polis: a collective blog about cities worldwide

California Uber Alles

by Alex Schafran

It is once again a curious moment in the Golden State, as the world's eighth largest economy lurches into a deeply unknown future. Carey McWilliams, one of the greatest writers about space and place we have ever produced, once said that California is to the United States as the United States is to the world. It was a comment surely rooted in typical Californian/American hubris, although McWilliams can surely not be accused of ignoring the ignoble sins of this would-be Zion, chronicled so painfully in Factories in the Fields, published four years before Steinbeck's legendary Grapes of Wrath fictionalized the same shameful period.

But there is one thing I have always been proud of, even though it took me 32 years to take advantage of it - an unparalleled system of public higher education, put in place by a "master plan" in 1960 which would eventually result in a system that truly was world renowned, not to mention the world's largest. The three-tiered system, which includes 112 community colleges, 23 California State Universities and 10 UC's has an estimated 3.5 million students, almost 1 in 10 Californians. It is this legacy of the University of California that is at least as important as those moments of free speech that have gained so much fame over the years - a reason to remember Clark Kerr for something other than his decisions on those steps in 1964.

This past Thursday, the master plan and the Free Speech Movement came together - not simply on the campuses of the universities and community colleges, but in the very streets of the cities in which they are located. For the first time in my memory, students, teachers and parents took to the street to demand education - a return to the priorities of an earlier era, before neoliberalism and its constant fiscal panic meshed with a generation of bad decisions and reactionary populist referendums which threatened to undermine one of the greatest public works projects in history. This was not an on-campus protest, but one that united town and gown - students from Berkeley marched down Telegraph avenue into Oakland to rally with K-12 students and their families, many of whom see the doors to higher education closing in their face even as they seek to be the first generation in their family to walk through them. Protesters in San Francisco gathered 5,000 strong in front of City Hall, not on the SF State Campus, as the city came together to defend and demand education and the reconstruction of the California dream.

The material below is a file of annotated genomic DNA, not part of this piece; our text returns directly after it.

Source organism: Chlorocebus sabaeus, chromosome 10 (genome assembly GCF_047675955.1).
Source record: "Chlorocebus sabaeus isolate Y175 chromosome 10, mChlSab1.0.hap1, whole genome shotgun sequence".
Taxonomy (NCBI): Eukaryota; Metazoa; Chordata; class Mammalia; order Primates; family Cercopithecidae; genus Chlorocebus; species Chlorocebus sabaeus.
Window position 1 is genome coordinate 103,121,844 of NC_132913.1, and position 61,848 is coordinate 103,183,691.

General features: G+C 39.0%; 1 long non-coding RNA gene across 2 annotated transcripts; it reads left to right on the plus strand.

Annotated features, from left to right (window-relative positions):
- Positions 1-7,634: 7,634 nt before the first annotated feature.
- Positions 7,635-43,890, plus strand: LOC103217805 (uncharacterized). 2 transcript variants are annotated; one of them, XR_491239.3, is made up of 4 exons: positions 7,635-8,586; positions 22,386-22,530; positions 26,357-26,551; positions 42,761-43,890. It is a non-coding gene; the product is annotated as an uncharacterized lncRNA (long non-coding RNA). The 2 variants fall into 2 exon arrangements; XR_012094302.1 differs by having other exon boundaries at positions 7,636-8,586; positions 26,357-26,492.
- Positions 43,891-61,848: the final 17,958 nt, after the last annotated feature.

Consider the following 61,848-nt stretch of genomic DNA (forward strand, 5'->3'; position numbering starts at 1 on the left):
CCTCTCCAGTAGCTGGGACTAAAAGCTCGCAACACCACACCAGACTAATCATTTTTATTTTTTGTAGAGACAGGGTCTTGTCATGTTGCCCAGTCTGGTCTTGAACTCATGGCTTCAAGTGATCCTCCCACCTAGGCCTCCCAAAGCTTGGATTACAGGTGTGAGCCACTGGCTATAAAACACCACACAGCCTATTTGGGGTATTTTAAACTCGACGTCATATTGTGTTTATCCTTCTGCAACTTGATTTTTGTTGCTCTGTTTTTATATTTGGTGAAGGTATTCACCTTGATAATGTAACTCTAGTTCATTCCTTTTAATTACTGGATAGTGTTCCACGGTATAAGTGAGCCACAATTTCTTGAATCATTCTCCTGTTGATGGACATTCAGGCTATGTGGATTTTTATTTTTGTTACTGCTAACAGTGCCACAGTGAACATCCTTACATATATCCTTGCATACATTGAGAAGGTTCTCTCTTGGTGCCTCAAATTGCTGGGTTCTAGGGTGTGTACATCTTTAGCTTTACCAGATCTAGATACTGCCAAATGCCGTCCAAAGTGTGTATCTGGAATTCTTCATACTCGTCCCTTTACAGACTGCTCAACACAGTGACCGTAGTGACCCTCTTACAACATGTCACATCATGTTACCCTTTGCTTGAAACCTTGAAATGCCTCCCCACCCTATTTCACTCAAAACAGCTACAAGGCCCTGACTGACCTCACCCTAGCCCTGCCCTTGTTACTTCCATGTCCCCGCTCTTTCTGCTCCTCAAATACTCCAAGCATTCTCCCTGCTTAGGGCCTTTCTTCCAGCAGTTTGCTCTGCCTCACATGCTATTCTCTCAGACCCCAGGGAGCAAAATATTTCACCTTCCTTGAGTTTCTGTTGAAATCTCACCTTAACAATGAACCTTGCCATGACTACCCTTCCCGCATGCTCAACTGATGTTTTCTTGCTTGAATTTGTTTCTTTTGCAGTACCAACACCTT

It is a moment which must be appreciated from an urban perspective, for especially in Oakland, this was clearly not just about UC Berkeley, but about the potential futures of many low-income and minority youth, many of who still call cities like Oakland home. Any sense of a potentially better urban future hinges in part on a more educated one, both from the first days of reading up through the realization of personal and professional dreams at the university level.

In a strange urban twist that seems like a blast from another era, one of the few rays of possibility lie in the upcoming 2010 election, where Jerry Brown - former governor, former mayor of Oakland, and scion of the legendary Governor Pat Brown - the producer of the 1960 Master Plan - is the presumptive democratic nominee and an early favorite to replace Arnold Schwarzenegger as governor. During his first run as governor from 1975-1983, he was certainly no friend to higher education, and many mark the beginning of the decline with his administration. He is the most unlikely of saviors - either for higher education, cities like Oakland, or both. If he does end up back in the governors office, on the first floor of the capitol building across from the eerie sculpture of the bear, let's hope he begins a new energy to the task - both California and Oakland surely need it.

And a serendipitous remix in the spirit of my last post on the wonders of urbanism in Arizona.

Credits: Image of Clark Kerr from uchistory.org. Image of protest from SDS of Chicago.